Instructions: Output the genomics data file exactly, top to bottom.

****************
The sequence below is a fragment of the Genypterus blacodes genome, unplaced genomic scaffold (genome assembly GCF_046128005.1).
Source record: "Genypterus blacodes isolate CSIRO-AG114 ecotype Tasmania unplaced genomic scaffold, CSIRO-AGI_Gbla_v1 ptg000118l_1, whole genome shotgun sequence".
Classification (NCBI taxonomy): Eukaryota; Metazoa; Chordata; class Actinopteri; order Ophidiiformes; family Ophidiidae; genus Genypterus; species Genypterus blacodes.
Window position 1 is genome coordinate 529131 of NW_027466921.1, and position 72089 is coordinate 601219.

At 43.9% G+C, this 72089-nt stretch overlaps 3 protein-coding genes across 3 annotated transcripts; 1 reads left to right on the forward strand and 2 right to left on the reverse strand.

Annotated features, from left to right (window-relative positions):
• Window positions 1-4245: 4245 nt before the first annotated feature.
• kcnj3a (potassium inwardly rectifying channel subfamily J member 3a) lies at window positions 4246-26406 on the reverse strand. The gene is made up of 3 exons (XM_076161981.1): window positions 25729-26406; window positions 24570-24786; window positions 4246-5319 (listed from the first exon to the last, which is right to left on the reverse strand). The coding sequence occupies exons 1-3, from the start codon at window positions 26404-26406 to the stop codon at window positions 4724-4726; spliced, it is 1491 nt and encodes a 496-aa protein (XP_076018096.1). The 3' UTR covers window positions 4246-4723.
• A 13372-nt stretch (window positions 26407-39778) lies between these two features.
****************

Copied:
The sequence below is a fragment of the Genypterus blacodes genome, unplaced genomic scaffold (genome assembly GCF_046128005.1).
Source record: "Genypterus blacodes isolate CSIRO-AG114 ecotype Tasmania unplaced genomic scaffold, CSIRO-AGI_Gbla_v1 ptg000118l_1, whole genome shotgun sequence".
Classification (NCBI taxonomy): Eukaryota; Metazoa; Chordata; class Actinopteri; order Ophidiiformes; family Ophidiidae; genus Genypterus; species Genypterus blacodes.
Window position 1 is genome coordinate 529131 of NW_027466921.1, and position 72089 is coordinate 601219.

At 43.9% G+C, this 72089-nt stretch overlaps 3 protein-coding genes across 3 annotated transcripts; 1 reads left to right on the forward strand and 2 right to left on the reverse strand.

Annotated features, from left to right (window-relative positions):
• Window positions 1-4245: 4245 nt before the first annotated feature.
• kcnj3a (potassium inwardly rectifying channel subfamily J member 3a) lies at window positions 4246-26406 on the reverse strand. The gene is made up of 3 exons (XM_076161981.1): window positions 25729-26406; window positions 24570-24786; window positions 4246-5319 (listed from the first exon to the last, which is right to left on the reverse strand). The coding sequence occupies exons 1-3, from the start codon at window positions 26404-26406 to the stop codon at window positions 4724-4726; spliced, it is 1491 nt and encodes a 496-aa protein (XP_076018096.1). The 3' UTR covers window positions 4246-4723.
• A 13372-nt stretch (window positions 26407-39778) lies between these two features.